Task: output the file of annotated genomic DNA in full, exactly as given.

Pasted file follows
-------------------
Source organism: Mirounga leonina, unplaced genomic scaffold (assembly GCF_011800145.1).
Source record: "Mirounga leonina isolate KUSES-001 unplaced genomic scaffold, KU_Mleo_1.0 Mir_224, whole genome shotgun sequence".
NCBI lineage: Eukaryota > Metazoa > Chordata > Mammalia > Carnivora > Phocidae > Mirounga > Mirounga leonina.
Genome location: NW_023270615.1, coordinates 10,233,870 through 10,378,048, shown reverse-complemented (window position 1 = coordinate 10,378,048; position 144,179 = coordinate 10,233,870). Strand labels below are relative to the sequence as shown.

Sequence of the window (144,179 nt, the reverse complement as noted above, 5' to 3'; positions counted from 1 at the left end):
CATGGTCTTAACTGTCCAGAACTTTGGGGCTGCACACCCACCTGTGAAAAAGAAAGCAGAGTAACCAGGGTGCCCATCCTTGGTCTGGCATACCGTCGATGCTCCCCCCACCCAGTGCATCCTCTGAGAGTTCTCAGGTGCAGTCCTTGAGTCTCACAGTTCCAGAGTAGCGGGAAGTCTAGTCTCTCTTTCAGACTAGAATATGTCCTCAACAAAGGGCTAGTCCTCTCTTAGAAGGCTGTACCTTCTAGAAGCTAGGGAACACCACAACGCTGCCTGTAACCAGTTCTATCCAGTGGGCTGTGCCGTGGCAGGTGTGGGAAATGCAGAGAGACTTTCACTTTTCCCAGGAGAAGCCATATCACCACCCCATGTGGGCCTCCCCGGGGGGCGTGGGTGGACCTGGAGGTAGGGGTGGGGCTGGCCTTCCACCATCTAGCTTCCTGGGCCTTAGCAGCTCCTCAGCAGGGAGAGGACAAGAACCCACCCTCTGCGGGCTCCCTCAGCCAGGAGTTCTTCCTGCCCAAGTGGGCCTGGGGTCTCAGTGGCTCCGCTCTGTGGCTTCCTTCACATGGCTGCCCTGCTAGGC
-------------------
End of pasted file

Source organism: Mirounga leonina, unplaced genomic scaffold (assembly GCF_011800145.1).
Source record: "Mirounga leonina isolate KUSES-001 unplaced genomic scaffold, KU_Mleo_1.0 Mir_224, whole genome shotgun sequence".
NCBI lineage: Eukaryota > Metazoa > Chordata > Mammalia > Carnivora > Phocidae > Mirounga > Mirounga leonina.
Genome location: NW_023270615.1, coordinates 10,233,870 through 10,378,048, shown reverse-complemented (window position 1 = coordinate 10,378,048; position 144,179 = coordinate 10,233,870). Strand labels below are relative to the sequence as shown.

Sequence of the window (144,179 nt, the reverse complement as noted above, 5' to 3'; positions counted from 1 at the left end):
CATGGTCTTAACTGTCCAGAACTTTGGGGCTGCACACCCACCTGTGAAAAAGAAAGCAGAGTAACCAGGGTGCCCATCCTTGGTCTGGCATACCGTCGATGCTCCCCCCACCCAGTGCATCCTCTGAGAGTTCTCAGGTGCAGTCCTTGAGTCTCACAGTTCCAGAGTAGCGGGAAGTCTAGTCTCTCTTTCAGACTAGAATATGTCCTCAACAAAGGGCTAGTCCTCTCTTAGAAGGCTGTACCTTCTAGAAGCTAGGGAACACCACAACGCTGCCTGTAACCAGTTCTATCCAGTGGGCTGTGCCGTGGCAGGTGTGGGAAATGCAGAGAGACTTTCACTTTTCCCAGGAGAAGCCATATCACCACCCCATGTGGGCCTCCCCGGGGGGCGTGGGTGGACCTGGAGGTAGGGGTGGGGCTGGCCTTCCACCATCTAGCTTCCTGGGCCTTAGCAGCTCCTCAGCAGGGAGAGGACAAGAACCCACCCTCTGCGGGCTCCCTCAGCCAGGAGTTCTTCCTGCCCAAGTGGGCCTGGGGTCTCAGTGGCTCCGCTCTGTGGCTTCCTTCACATGGCTGCCCTGCTAGGC